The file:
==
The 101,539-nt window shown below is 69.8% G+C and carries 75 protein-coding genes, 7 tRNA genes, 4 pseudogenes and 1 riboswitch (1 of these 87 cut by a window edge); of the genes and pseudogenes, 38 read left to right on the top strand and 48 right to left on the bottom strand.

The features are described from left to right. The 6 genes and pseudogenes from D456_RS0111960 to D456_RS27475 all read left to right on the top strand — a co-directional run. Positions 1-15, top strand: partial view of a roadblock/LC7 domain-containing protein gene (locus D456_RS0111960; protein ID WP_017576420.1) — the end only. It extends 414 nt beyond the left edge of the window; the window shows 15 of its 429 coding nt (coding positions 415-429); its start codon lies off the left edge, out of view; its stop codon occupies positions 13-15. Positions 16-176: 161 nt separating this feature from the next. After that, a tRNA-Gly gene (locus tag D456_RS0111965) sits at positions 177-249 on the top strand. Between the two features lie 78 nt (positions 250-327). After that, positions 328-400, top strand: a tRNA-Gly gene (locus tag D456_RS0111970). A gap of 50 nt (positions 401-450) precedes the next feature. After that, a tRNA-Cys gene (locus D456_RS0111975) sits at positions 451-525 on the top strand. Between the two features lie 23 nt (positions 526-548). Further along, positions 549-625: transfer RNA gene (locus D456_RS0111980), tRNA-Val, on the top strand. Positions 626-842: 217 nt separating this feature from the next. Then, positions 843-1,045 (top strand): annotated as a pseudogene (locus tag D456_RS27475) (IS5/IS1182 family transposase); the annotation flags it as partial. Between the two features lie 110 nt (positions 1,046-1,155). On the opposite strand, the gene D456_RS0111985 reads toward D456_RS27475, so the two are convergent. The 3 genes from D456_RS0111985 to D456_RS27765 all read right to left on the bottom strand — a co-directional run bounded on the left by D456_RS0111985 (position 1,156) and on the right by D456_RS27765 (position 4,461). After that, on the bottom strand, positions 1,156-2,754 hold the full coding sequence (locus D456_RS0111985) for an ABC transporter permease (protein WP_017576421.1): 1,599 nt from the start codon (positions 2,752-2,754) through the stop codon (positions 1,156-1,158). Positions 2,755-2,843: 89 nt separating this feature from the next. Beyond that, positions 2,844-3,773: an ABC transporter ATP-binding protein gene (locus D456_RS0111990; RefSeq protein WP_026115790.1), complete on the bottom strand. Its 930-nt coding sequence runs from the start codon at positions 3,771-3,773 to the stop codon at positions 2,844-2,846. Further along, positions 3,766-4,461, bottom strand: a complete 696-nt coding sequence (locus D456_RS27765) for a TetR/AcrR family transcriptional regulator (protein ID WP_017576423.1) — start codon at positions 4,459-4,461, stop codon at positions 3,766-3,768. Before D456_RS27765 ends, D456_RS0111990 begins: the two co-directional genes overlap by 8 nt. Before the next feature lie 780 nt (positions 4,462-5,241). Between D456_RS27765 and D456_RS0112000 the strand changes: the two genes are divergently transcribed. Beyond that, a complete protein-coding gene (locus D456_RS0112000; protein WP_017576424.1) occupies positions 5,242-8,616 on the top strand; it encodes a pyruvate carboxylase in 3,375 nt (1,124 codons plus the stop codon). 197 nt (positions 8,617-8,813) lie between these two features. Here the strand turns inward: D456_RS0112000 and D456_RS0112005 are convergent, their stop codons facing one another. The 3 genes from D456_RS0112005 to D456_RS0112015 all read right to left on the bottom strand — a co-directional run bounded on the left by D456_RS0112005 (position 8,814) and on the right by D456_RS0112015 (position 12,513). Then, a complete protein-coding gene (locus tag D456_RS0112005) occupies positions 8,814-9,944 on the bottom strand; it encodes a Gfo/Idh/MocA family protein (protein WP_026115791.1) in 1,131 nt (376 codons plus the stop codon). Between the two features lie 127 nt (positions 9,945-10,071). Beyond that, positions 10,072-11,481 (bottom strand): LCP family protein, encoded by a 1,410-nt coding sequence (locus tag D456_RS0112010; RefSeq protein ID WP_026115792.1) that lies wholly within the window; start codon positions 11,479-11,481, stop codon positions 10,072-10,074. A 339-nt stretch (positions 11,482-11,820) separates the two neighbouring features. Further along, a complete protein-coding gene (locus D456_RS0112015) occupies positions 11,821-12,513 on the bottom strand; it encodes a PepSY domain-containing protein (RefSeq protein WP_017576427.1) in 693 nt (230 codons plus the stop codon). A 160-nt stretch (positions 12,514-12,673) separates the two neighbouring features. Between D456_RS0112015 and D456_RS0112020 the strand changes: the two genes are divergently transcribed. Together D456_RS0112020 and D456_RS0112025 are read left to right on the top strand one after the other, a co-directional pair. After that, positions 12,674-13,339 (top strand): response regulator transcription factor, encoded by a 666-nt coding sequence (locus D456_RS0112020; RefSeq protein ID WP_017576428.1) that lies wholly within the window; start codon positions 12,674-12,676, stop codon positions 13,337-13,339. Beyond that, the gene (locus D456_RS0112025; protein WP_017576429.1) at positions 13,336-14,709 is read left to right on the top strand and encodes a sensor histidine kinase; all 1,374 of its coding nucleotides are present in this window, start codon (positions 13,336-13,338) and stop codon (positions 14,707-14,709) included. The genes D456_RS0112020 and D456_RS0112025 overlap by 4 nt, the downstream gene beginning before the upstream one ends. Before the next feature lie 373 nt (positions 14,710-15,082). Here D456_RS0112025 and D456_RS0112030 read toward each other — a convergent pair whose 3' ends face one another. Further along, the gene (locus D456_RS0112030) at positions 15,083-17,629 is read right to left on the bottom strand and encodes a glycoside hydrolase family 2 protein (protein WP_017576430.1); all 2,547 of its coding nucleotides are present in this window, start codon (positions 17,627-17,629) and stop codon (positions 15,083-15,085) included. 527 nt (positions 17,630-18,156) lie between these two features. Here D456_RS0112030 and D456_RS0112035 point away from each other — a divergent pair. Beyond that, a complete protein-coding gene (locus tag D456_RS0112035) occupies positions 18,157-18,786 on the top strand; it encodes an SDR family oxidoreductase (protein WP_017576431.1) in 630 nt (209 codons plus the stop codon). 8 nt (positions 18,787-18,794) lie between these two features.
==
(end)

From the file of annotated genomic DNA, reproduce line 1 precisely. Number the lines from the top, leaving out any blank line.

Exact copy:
The 101,539-nt window shown below is 69.8% G+C and carries 75 protein-coding genes, 7 tRNA genes, 4 pseudogenes and 1 riboswitch (1 of these 87 cut by a window edge); of the genes and pseudogenes, 38 read left to right on the top strand and 48 right to left on the bottom strand.